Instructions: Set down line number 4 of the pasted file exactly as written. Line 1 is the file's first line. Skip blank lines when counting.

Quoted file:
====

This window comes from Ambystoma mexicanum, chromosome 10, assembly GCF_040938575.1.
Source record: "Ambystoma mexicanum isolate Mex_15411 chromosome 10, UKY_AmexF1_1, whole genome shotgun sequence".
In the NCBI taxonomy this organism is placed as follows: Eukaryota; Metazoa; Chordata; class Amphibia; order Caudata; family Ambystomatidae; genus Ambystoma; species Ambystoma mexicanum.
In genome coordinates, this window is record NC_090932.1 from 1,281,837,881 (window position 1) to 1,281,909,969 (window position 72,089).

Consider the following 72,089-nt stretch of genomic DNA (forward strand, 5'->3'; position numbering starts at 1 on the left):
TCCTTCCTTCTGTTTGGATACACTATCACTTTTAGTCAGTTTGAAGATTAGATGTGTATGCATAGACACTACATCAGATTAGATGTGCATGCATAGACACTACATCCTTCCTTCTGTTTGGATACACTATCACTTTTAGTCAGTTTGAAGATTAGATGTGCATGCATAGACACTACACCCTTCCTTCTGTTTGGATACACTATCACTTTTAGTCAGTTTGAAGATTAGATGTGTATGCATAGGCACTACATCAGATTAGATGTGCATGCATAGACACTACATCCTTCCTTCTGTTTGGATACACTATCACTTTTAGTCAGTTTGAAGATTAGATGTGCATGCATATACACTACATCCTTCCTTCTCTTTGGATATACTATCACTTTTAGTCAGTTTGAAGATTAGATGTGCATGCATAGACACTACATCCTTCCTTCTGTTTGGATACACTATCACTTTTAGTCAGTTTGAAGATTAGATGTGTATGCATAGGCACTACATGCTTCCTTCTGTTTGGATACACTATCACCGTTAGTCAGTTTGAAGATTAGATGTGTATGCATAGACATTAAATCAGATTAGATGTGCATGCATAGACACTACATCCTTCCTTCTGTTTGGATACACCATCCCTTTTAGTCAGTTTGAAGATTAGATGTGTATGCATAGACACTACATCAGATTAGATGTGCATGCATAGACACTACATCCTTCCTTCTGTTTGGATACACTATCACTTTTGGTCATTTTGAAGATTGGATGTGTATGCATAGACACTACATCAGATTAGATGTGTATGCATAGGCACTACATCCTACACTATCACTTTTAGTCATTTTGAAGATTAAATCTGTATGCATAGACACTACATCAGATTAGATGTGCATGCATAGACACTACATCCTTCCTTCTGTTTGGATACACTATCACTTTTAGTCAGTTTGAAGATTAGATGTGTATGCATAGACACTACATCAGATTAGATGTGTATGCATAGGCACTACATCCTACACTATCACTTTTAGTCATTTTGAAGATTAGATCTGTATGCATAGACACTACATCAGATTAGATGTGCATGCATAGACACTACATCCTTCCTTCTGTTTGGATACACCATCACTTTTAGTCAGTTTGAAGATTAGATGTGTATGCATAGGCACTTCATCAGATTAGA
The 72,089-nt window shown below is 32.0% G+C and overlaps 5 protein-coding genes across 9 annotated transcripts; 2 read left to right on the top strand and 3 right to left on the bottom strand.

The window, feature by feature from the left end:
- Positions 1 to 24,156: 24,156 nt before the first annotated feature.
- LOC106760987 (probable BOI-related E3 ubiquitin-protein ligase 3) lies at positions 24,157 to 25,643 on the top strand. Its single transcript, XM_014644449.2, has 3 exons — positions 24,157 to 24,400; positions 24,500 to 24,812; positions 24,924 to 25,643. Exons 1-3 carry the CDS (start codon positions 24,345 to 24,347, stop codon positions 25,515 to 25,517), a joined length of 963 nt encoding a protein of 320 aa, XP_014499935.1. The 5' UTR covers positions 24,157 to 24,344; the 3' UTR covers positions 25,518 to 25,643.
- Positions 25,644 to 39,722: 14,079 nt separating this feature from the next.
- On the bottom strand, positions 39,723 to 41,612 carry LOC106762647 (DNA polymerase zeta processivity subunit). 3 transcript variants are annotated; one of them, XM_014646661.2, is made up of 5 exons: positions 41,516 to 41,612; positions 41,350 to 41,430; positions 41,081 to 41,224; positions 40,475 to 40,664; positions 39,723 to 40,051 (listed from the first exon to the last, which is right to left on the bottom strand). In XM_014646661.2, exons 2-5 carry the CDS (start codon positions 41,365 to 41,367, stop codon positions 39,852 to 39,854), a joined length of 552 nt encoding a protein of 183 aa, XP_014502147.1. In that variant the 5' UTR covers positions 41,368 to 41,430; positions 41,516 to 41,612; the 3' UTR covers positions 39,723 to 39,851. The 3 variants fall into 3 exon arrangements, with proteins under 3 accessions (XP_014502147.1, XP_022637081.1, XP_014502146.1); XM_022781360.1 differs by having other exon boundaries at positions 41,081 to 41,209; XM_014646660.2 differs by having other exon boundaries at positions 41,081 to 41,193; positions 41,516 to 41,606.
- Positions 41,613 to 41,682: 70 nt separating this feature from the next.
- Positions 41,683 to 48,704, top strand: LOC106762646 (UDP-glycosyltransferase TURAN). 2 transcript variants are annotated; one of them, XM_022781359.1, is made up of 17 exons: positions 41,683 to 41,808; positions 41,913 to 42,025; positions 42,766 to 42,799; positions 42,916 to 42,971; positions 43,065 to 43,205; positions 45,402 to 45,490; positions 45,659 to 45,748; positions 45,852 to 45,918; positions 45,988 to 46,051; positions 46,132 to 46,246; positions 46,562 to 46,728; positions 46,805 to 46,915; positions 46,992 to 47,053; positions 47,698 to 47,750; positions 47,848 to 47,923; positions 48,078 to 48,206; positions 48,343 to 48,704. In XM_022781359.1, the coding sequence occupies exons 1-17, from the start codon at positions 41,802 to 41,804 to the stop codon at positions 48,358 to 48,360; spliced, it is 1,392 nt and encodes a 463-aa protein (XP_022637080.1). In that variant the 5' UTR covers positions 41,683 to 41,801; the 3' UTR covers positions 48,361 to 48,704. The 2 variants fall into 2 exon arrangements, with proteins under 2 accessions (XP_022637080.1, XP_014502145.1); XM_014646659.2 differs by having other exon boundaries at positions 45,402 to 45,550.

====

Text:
In genome coordinates, this window is record NC_090932.1 from 1,281,837,881 (window position 1) to 1,281,909,969 (window position 72,089).